A fine, feminist noir finds something fishy in small-town Maine
Dirs/scr: Bridget Savage Cole, Danielle Krudy. US. 2019. 90mins
Welcome to Easter Cove, Maine; a tiny seaport that looks like something out of a tourist brochure, or at least a frozen-food ad for fish-and-chips. The young men haul in heavy lobster pots, the young women are pretty and polite, and the old ladies sip tea from china cups. It all seems quaintly picturesque, even a little dull. Until you look a little closer and see the rot under the clapboard, and the blood on some people’s hands.
Blow the Man Down is also aided by Todd Banhazl’s cinematography, which knows the real palette of New England comprises various shades of slate
Premiering at the Tribeca Film Festival, Blow the Man Down is a refreshingly offbeat noir, one that spices its murder-mystery thrills with a good bit of feminist empowerment. Although it’s perhaps a little too offbeat for wide-release success, it should appeal strongly to younger audiences interested in risky filmmaking, and to sophisticated older ones who’ll appreciate a movie where the AARP generation takes the lead.
Directors Bridget Savage Cole and Danielle Krudy – who also co-wrote the screenplay – announce their fondness for mischievous innovation right at the start, with a group of anonymous fishermen performing a rollicking rendition of the film’s title. The singers will reappear later, and serve as a sort of grizzled Greek chorus, as well as a reminder of the town’s seafaring, macho culture. Their presence is startlingly artificial, of course, but that’s Krudy and Savage Cole’s point – so is this culture. The men do indeed think they’re running things, but that’s only because their indulgent wives and mothers let them. In fact, the whole town is really run by a cabal of sweetly smiling matriarchs, and quite well, too, until a woman disappears and a man is killed. Then, those nice old ladies decide they need to take a firmer hand in just how things are being done.
The story begins by concentrating on Priscilla (Sophie Lowe) and Mary Beth (Morgan Saylor) Connolly, two young sisters who’ve just finished burying their mother – and beginning to confront a mountain of debts. But gradually the picture widens to include an older generation, and some darker secrets. Like the fact that the town bed-and-breakfast is really a bordello, run by Margo Martindale’s matriarchal Edith. And that although grandmotherly Susie (June Squibb) helped put the house in business, now she’s ready to do whatever it takes to shut it down.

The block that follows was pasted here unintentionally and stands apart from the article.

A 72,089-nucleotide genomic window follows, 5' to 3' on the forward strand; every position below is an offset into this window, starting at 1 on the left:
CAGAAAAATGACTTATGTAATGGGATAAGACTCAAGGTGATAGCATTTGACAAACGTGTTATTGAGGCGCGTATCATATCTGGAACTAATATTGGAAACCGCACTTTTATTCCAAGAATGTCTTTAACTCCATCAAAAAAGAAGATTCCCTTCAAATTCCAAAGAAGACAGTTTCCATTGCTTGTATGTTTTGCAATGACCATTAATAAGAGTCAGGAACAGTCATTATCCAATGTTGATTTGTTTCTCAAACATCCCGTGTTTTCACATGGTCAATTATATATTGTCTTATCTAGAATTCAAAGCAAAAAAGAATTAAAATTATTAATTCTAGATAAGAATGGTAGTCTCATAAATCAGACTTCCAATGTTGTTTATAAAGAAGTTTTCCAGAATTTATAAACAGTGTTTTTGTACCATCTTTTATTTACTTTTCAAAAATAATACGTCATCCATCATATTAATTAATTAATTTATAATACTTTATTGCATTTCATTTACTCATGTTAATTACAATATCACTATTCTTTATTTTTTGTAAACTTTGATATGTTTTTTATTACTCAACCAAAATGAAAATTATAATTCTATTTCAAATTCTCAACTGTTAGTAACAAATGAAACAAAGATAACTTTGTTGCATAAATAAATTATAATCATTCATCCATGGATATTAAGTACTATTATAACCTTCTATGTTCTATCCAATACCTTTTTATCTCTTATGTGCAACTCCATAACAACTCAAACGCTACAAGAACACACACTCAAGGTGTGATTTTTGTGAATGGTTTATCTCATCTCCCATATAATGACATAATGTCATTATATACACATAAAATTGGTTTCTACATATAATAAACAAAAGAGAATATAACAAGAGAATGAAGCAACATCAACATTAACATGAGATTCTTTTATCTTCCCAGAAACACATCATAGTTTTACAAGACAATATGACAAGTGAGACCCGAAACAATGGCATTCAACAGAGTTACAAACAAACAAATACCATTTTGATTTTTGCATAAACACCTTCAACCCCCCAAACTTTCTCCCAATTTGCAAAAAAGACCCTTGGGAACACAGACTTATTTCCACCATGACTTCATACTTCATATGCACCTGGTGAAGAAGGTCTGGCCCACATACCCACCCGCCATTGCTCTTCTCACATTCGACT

Getting to that point, however, involves several clumsy scenes. As in most mystery films, the plotting and motivations can get a little complicated at times, and the script doesn’t smooth out all the bumps. Characters take a bit too long to develop and their relationships to each other, and the situations they find themselves in, aren’t always immediately clear.
The actors, however, come to the rescue. Lowe and Saylor are perfect as prissy Priscilla and rambunctious Mary Beth, creating a sisterly bond that feels real and unforced. Even better are the veterans filling out the female cast, including not only Squibb and (a particularly ferocious) Martindale, but the always-terrific Annette O’Toole. These women have been giving great performances since before the rest of the cast was born, and this movie isn’t about to break their streak.
Blow the Man Down is also aided by Todd Banhazl’s cinematography, which knows the real palette of New England comprises various shades of slate – roads and rocks, sea and sky. And by the directors’ own, understated good taste, which wisely makes the violence just gruesome enough, while refusing to let the movie’s sex-worker subplot devolve into sleazy scenes and easy judgements.etter than that.
Production companies: Secret Engine, Tango Entertainment
US sales: CAA email@example.com / International sales: Secret Engine firstname.lastname@example.org
Producers: Drew Houpt, Alex Scharfman, Tim Headington, Lia Buman
Production design: Jasmine Ballou Jones
Editing: Marc Vives
Cinematography: Todd Banhazl
Music: Jordan Dykstra, Brian McOmber
Main cast: Morgan Saylor, Sophie Lowe, Margo Martindale, June Squibb